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byse type support for complex (planar) number arithmethics

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Joined: 2007-12-15


this is a pretty old topic for the Java community, but still one that has not been addressed since the end of the 90's: support for complex numbers as base data types.

The issue is that modelling complex numbers as classes implies that complex number instances become references. While this is not an issue with most other kinds of objects, it is one for computing intense algorithms like fourier transformations, which in turn has so far inhibited Java's use in areas such as physics or audio/video processing.

As far as I understand, the major obstacle of including complex data types into the JVM so far has been guaranteing result precision for complex functions (as modelled in java.lang.Math). Another (minor) one is that the comparison operators (<, >, ...) are difficult to define properly for complex numbers.

However, I think the Java Community could already gain tremendously in the above areas by introducing only a primitive complex number datatype along with the basic numeric operators (+, -, *, /), implicit type conversion, a simple wrapper type and type boxing/unboxing. Optionally, some base functions like abs() and arg() would be nice, but as with all other complex functions they can be provided by project code rather than Java SE.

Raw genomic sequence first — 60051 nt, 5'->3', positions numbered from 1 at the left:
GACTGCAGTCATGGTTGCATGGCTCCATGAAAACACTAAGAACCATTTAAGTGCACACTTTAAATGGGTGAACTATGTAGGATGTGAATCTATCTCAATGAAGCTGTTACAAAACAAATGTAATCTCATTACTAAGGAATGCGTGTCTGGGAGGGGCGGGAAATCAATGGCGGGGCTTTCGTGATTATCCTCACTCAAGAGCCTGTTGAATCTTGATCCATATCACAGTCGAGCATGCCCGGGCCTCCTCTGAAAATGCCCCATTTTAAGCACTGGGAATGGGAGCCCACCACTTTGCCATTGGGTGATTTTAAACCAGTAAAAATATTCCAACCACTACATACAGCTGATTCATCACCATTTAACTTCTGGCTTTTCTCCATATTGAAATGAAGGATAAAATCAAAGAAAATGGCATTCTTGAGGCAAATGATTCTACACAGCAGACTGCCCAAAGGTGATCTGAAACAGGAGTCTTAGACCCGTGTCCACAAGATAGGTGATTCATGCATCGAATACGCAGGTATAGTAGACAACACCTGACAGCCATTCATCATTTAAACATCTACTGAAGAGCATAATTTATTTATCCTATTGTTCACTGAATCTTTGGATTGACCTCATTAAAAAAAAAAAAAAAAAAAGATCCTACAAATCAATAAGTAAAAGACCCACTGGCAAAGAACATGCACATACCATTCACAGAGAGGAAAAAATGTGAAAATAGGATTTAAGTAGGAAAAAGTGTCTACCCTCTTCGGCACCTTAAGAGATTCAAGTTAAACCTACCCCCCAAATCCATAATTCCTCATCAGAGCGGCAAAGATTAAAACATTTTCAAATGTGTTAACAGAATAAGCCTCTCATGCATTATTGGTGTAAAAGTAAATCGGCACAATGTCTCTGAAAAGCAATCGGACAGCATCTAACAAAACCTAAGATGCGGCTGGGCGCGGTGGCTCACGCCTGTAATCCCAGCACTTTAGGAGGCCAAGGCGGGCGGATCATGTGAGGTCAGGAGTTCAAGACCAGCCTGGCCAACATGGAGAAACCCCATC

For example, such a datatype would allow a single System.arraycopy() operation to copy a complete array of complex numbers in one go, much faster than possible today. Also, algorithms dealing with complex numbers would face no more issues with tons of temporarily created object instances.

The reason I'm posting this here is that I'm unsure on whom to address with this issue. So if you have some thoughts about the general concept or the right person to approach with this ... raise your voice. :)

Sascha Baumeister
Software Architect
Former JCP Spec Lead JSR086

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Joined: 2003-06-10

I think the obstacle to complex isn't technical but social. Treating it as a primitive is intellectually unsatisfying as it is so obviously a composite type. Yet to give adequate performance it need to be treated as an immutable class with value semantics (== compares value not object identity). The issue then isn't technical, but the question of introducing another category of object. Finally there is the vexed issue of operator overloading. While most people would accept that it is justified for complex, it is also difficult to hold the line so there is a tendency to say no more operator overloading at all. There are a couple of other classes with a good claim to overload basic operators (BigInteger, BigDecimal).

If we could get agreement on how to incorporate complex in Java, then the issue of precision would be readily solved.